The experience reminded me that the discovery and strategy process is essential prior to diving into any design deliverable, no matter how personal or painful it may. It ensures that we’re identifying pain points, solving the right problems, and capturing the full story that will lead to a more compelling design and, in the end, more customers.”

— Sumiko Carter,  Creative Director,  Gorilla Logic,  Boulder, Colorado

Chuck the calendar and embrace the stress.

“I’m a very chaotic guy. I procrastinate. I don’t ever check my calendar. Every deadline that seems a long way off quickly and suddenly becomes a very short deadline. I‘ve tried over and over again to organize myself but it’s never been very productive. One particular commission was especially frantic. It was a lettering piece, for which I had to draw 19 letters out of landscapes, people, machines, cities, cars, and other doodles. I completely forgot that I had to do it and then suddenly realized my oversight the night before the delivery date, when I got a reminder email from my agent. I had it in my calendar, but I never looked at my calendar.

I was busy with two shows in Düsseldorf, Germany, at the time and I had a few other commercial commissions on the go, so I stayed up all night sketching and drawing to make the deadline. Luckily, in the end, the client was incredibly happy with the results. And so was I.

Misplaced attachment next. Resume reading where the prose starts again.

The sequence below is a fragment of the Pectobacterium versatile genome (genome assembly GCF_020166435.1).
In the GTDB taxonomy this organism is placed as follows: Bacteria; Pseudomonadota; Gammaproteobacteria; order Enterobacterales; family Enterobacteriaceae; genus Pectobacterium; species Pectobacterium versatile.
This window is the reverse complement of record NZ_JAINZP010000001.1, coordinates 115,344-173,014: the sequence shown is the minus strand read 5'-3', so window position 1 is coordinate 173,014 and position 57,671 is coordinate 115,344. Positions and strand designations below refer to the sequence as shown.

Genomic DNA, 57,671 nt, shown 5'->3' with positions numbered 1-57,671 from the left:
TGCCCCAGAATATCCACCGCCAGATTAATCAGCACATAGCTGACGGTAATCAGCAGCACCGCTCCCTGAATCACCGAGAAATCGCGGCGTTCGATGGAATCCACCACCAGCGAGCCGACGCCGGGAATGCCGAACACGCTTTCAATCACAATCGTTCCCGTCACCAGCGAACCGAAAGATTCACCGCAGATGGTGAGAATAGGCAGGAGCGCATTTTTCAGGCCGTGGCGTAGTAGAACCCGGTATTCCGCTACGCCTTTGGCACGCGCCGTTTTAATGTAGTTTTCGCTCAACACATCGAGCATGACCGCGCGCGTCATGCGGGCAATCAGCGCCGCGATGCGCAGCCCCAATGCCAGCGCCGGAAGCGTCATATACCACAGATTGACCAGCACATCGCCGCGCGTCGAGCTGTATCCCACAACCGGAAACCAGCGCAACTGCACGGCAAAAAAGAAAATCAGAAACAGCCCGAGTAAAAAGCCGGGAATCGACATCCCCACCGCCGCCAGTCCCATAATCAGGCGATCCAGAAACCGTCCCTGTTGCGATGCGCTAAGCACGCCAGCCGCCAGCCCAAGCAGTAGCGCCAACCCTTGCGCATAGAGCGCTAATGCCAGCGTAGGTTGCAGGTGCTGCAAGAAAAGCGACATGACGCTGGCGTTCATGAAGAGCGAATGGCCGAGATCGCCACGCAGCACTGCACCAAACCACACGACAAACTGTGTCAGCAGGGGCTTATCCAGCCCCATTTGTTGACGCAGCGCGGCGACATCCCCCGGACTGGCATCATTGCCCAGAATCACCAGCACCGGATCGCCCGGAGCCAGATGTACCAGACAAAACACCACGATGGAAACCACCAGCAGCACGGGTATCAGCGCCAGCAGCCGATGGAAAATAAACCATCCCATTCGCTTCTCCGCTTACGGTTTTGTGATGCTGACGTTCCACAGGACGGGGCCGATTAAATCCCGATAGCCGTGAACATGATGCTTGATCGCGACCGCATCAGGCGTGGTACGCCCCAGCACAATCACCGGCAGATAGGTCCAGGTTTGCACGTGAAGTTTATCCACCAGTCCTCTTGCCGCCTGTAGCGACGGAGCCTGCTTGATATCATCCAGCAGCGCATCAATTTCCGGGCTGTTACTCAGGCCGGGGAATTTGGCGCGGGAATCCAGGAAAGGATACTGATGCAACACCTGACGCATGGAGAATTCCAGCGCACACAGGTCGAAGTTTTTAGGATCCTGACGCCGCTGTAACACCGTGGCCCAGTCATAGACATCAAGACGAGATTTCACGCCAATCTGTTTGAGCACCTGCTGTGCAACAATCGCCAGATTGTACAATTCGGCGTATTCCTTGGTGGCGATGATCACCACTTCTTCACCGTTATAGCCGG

What I came to realize – through this experience and many others like it – is that I need stress to be motivated and succeed. The things that I’m most proud are the things I drew on the day of a deadline. So you could say, in a way, that all my illustrations are nightmare projects. I need the nightmare: It’s my vital source of energy.”

— Jonathan Calugi, Illustrator, Pistoia, Italy

The client is the client, not the designer.

“Every project has its own level of complexity and comes with different challenges, though the nightmare project will always be the one where the client tells us exactly what to do. It’s always detrimental if the client doesn’t give us creative license and doesn’t trust us to do our job. 

Our error with these scenarios has been to give up and follow along with the client’s opinion and direction. Over time, we’ve learned to be more convincing and not to allow the client to be the designer. In the end, we want to create graphic design that makes an impact, but if the client is the creative director, then it’s hard to make something incredible. It’s also, of course, very important to keep clients happy and satisfied, so in these situations it’s often a tough balancing act.

To deal with these nightmare projects, we try to be honest. Sometimes it’s about showing multiple options and saying, “We could have done this, but here’s what you asked for,” making it clear which idea we prefer. In the end, it’s the nightmares that encourage us to grow.”

— Marissa Gutierrez, Graphic Designer, Anagrama, Mexico City

from 99U99U

Rejane Dal Bello: Design to Give People a Voice

Rejane Dal Bello: Design to Give People a Voice

Rejane Dal Bello, who was born in Rio de Janeiro and now lives in London, has followed an unusual path to success. Accompanying her dad on his physician’s rounds, it seemed she might follow in his footsteps. Instead, she discovered a passion for art in Lynchburg, Virginia, where she was a foreign exchange student, and there was no  turning back. But like Milton Glaser, with whom the designer studied at New York’s Parsons after completing high school, she also has a passion for people, particularly those suffering from illness, disease, and poverty.